Strategic Planning and the Worst Metaphors I can Come Up With

Strategic Planning and the Worst Metaphors I can Come Up With: Hunting Baby Elephants and Killing Sacred Cows

by Kevin Smith

I recently had the pleasure of spending several days with a credit union working with their board on strategic governance, then with the board and senior team together on strategic planning. This work is really fulfilling, and rewarding. Hopefully the credit unions get half as much out of it as I do. Part of the fun of doing this really difficult work is establishing rapport between myself and the group I’m with, and helping them increase the level of rapport and critical dynamic among the participants in the session.

Inevitably throughout the day we end up creating inside jokes, a shorthand of references that only we understand. In this particular session, I found myself unnerved at one point because in the same sentence we were talking about killing baby elephants and hunting down sacred cows. Such violent language and imagery! How did we end up here?! These are not my favorite kinds of inside jokes. Alas, here we were … and I’m trying to salvage the value of these metaphors for the benefit they are supposed to bring.

Killing Baby Elephants

The phrase “an elephant in the room” is pretty trite and commonplace these days, meant to conjure up big problematic issues that are in the culture of a group, but issues that the group is not addressing for one reason or another. As an English major and a fan of Hemingway, I remember in my youth reading “Hills Like White Elephants” and learning how to unravel the various ways that this imagery played out on so many levels in the very sparse sentences of the short story. 

What we were getting at with the board in our session was about creating a governance culture that makes things transparent and clear so that the board can avoid ending up with any elephants in the room, to avoid needing to unravel things at various levels. Written governance policies have the effect of aligning the board and setting clear expectation by virtue of the group’s consensus about the policy. There is less that is only implied. And it takes the personal aspect out of the equation when someone is not acting accordingly. It’s less confrontational, and not about one person “calling out” another, which can feel more personal. This is killing baby elephants. Small issues get resolved before they become large problems that no one wants to confront.

For example – the board agrees, and writes down as policy, that the board will speak with one voice, that individual directors have no influence over the CEO (or staff), that results of motions carried by vote in the boardroom will be supported by the full force of the board. Then, if Ralph, as a dissenting voter on a motion that carries, continues to email and have conversations with the CEO because he disagrees with the vote, the chair (or any other director) can talk to Ralph to address the behavior. It’s not a personal attack, it’s a reference to an agreed upon policy. But this only works when the policies are written, clear and agreed upon.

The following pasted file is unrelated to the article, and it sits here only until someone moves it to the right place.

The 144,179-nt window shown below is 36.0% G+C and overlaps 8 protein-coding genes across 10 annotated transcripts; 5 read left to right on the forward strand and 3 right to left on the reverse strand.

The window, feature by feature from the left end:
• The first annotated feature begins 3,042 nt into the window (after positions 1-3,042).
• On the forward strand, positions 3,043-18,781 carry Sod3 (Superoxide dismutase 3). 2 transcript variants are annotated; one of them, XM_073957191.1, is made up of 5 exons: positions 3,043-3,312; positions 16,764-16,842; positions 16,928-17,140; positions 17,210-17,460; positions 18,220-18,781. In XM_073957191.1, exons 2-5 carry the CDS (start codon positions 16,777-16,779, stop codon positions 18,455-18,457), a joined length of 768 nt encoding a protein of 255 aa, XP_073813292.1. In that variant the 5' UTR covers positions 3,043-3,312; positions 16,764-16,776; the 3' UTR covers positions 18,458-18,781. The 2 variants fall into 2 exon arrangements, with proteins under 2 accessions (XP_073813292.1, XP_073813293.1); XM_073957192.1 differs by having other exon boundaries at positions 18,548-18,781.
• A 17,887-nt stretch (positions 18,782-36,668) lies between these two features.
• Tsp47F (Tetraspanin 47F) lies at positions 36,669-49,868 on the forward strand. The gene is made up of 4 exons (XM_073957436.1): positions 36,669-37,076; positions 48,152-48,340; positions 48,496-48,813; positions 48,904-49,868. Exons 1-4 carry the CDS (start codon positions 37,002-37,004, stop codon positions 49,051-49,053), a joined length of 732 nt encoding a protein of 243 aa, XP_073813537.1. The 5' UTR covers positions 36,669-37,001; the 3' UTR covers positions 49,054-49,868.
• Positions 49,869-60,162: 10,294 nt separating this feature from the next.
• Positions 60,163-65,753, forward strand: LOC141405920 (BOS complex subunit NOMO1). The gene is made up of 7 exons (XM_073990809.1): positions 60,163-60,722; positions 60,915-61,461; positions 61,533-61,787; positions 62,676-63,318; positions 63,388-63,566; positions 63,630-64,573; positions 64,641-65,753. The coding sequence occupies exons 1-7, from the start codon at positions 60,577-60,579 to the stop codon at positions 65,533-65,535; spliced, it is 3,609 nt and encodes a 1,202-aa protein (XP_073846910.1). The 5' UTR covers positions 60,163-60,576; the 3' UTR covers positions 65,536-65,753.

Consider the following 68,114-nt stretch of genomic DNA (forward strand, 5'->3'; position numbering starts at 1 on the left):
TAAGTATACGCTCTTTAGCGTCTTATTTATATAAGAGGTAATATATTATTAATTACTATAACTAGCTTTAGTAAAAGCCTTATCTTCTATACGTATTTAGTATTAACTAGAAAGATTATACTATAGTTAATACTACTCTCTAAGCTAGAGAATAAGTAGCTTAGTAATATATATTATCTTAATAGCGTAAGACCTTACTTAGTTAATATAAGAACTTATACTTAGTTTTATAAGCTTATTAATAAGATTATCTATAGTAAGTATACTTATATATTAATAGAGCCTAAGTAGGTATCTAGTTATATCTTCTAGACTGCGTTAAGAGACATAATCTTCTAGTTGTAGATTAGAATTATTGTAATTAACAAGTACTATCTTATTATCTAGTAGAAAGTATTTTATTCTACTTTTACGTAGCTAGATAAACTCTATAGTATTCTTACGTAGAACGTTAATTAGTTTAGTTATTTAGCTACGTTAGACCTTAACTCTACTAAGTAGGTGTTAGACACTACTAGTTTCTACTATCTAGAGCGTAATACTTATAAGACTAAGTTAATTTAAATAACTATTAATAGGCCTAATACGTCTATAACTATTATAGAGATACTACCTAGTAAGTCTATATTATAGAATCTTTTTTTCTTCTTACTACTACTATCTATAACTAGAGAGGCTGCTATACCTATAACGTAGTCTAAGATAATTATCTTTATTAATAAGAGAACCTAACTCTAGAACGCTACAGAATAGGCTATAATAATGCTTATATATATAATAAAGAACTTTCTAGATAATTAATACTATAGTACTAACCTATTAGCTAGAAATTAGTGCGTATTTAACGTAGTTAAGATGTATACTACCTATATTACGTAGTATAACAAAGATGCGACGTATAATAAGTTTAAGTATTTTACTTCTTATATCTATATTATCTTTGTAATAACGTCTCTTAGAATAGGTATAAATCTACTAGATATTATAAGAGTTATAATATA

Beyond, this when the governance policies are written and clear, when a new member joins the board, the newbie will have a clear, and written indication of the culture of the organization. Preventing elephants from even being born. (Oy! This imagery is just appalling! But I hope my meaning is clear.)

Hunting Sacred Cows

As someone who enjoys a good burger, I’m less horrified by the imagery here. Nonetheless, the imagery is still pretty harsh. Sacred cows are those things that you can’t question, or eliminate. Most credit unions I know are full of them. They are often products of “that’s how we’ve always done it” mentality. Sometimes they are products that just enough vocal members really like, so they remain, despite being costly to the credit union. It’s easier to keep them around and not tick anyone off, or spend any time/resources confronting the issues. They can seem small and not really in the way, not worthy of attention, but the longer they linger, the more problem they can become, and the harder they are to get rid of. The next thing you know, you have 10 or more of these things wandering around your organization, truly getting in the way of profitability.

Hunting sacred cows is more difficult than it sounds. This is really about resistance to change and the culture of the organization. This culture may have evolved this way over the course of decades which makes it all the more challenging to confront and change. But it is truly important the credit unions learn how to take this one, to create a culture of trust, and accountability, where people can challenge the status quo in the best interests of the members and the organization. Start by being willing to simply talk about these issues. Be open to hearing all possibilities without shutting down what is difficult. The board and the CEO can demonstrate this and model the behavior, and encourage others to follow suit.

Learning how to hunt sacred cows is learning how to adapt, and how to thrive in any environment. Credit union people are passionate about what they do for their members. We can learn how to do this.

Now … the only thing left to kill are these metaphors!

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